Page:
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This tag should be applied to questions concerning acid and base reactions. An acid is capable of donating a hydron/ proton (Brønsted acid) or capable of forming a covalent bond with an electron pair (Lewis acid). A base on the other hand is a chemical species/ molecular entity having an available pair of electrons capable of forming a covalent bond with a hydron/ proton (Brønsted base) or with the vacant orbital of some other species (Lewis base).

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The initial acid concentration is $\ce{C(HA)}=0.5\ \mathrm{M}$. The weak dissociation of the acid follows: $$\ce{HA(aq) + H2O(l) <=> H3O+(aq) + A-(aq)}$$ We'll ignore the auto-dissociation of water …
answered Dec 9 '17 by Gert
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Firstly, "$\ce{NH4OH}$" doesn't really exist. Ammonia solutions generate hydroxide ions via: $$\ce{NH3(aq) + H2O(l) -> NH4+(aq) + OH-(aq)}$$ The equilibrium constant $K_b$ is given by: $$K_b=\frac{ …
answered Jan 3 '18 by Gert
4
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It's the citric acid that reacts with the sodium bicarbonate. When the tablet hits the water, the citric acid and bicarbonate react, forming $\ce{CO2}$ and sodium citrate. This causes the tablet to br …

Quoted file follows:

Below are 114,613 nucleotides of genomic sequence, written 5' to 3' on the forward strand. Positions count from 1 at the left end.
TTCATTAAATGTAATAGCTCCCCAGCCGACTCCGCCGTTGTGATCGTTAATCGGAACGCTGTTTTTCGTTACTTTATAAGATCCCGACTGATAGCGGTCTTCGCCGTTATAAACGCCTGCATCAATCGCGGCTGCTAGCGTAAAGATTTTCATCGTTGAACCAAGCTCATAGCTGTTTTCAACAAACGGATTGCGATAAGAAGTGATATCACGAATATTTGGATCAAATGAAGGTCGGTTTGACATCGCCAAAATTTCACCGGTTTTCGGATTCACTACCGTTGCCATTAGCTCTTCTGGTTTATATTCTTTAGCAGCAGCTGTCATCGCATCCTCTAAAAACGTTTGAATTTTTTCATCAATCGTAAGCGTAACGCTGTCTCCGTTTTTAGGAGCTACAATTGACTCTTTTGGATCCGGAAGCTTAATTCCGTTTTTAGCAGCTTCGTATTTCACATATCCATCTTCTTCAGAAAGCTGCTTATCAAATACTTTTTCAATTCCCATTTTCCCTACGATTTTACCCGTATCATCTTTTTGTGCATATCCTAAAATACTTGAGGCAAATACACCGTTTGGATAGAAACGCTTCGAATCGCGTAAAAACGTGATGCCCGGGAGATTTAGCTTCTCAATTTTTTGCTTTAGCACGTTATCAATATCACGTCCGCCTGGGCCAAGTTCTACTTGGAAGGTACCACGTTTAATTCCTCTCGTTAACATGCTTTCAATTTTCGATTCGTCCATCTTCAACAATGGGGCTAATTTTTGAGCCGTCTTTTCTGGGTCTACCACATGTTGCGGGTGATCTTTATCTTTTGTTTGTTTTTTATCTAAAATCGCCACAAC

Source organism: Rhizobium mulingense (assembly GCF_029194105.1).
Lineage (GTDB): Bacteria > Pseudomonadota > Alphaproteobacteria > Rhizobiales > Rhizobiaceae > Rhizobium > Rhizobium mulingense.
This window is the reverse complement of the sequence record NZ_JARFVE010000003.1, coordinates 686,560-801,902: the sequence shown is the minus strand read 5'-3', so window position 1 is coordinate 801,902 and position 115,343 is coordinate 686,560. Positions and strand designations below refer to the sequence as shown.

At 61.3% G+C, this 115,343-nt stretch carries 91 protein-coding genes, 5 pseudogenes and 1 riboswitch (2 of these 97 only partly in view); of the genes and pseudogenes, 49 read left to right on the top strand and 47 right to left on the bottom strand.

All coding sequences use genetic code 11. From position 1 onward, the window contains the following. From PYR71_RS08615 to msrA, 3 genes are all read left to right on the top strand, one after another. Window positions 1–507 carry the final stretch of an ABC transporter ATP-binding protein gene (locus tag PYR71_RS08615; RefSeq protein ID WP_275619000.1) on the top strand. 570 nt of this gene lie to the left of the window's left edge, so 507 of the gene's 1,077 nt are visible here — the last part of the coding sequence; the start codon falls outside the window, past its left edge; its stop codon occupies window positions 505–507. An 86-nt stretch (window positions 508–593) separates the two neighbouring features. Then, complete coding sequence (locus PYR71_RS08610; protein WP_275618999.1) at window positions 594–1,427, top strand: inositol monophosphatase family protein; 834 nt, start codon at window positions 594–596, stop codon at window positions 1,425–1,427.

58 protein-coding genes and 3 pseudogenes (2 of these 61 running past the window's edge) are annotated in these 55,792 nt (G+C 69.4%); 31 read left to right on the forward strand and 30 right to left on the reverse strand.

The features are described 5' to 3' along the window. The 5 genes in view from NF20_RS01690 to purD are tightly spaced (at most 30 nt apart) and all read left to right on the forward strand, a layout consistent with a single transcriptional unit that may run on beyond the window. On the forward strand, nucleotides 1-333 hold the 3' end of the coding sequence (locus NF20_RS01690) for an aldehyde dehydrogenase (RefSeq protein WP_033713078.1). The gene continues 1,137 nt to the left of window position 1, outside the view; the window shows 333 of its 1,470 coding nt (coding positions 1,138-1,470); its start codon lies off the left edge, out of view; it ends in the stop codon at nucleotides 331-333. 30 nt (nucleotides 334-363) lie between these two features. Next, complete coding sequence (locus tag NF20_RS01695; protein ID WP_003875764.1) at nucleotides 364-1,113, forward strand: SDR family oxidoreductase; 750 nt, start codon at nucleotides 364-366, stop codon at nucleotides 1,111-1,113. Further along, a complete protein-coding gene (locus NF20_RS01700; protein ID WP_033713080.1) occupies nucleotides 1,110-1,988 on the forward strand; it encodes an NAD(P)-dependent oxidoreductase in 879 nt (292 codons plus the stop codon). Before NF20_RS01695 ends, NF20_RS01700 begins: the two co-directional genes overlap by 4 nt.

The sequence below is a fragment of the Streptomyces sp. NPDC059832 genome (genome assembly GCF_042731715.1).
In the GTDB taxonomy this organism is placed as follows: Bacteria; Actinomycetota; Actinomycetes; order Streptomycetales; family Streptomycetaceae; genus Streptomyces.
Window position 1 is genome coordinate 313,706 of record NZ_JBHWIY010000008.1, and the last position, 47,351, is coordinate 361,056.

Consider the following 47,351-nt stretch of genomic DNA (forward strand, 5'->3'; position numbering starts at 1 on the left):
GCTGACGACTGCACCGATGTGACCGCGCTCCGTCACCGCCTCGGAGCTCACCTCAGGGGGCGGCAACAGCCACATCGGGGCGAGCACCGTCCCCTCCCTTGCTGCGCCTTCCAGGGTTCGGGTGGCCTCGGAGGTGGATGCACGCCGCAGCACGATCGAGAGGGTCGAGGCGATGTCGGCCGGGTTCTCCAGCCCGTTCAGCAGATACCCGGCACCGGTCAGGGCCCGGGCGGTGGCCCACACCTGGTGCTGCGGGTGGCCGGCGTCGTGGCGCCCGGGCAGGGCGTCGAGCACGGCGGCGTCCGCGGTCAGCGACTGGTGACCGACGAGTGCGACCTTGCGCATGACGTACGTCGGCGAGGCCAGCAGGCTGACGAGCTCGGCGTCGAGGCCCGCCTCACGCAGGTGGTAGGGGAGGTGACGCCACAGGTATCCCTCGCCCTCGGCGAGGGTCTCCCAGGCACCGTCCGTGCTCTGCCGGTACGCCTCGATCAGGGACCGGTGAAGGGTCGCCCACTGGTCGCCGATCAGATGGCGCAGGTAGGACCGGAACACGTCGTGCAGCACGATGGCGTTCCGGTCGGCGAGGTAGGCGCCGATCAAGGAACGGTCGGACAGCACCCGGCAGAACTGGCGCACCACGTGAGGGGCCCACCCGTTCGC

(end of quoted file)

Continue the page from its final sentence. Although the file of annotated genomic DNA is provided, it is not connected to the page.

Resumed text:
answered Nov 16 '17 by Gert
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The notation $pSomething$ is somewhat old and probably dates back to the use of logarithm tables. The $p$ notation simply means "Take the negative logarithm of what follows the p". Example: let the …
answered Nov 19 '17 by Gert
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You've done quite well there. You correctly calculated the number of moles of acid in the original solution as: $$n(\ce{HA}) = C(\ce{NaOH}) \times V_2$$ After the first addition of base, the number …
answered Dec 8 '17 by Gert
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Yes, mineral acids like $\ce{H3PO4}$ react with electropositive metals like zinc to produce dihydrogen gas ($\ce{H2}$). The quantities generated of course depend on how much metal is being dissolved …
answered Dec 8 '17 by Gert
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While you've generally done a good job, you've made an important error. The hydrolysis of the cyanide ion should be written as an equilibrium reaction: $$\ce{CN-(aq) + H2O(l) <=> HCN(aq) + OH-(aq)}$ …
answered Nov 30 '17 by Gert
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Neither hydrogen chloride ($\ce{HCl}(g)$) nor hydrochloric acid ($\ce{HCl}(aq)$) are capable of oxidising iron to the ferric state ($\ce{Fe^3+}$) but in the presence of oxygen (air) the ferrous ions i …
answered Feb 6 '18 by Gert
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Let the anhydrous acid be $\ce{HA}$ and assume its Molar Mass to be $X$. There is no a priori reason to assume $\ce{A}$ is a mere element. The copper salt in question is $\ce{CuA2.3H2O}$. Its Molar …
answered Dec 28 '17 by Gert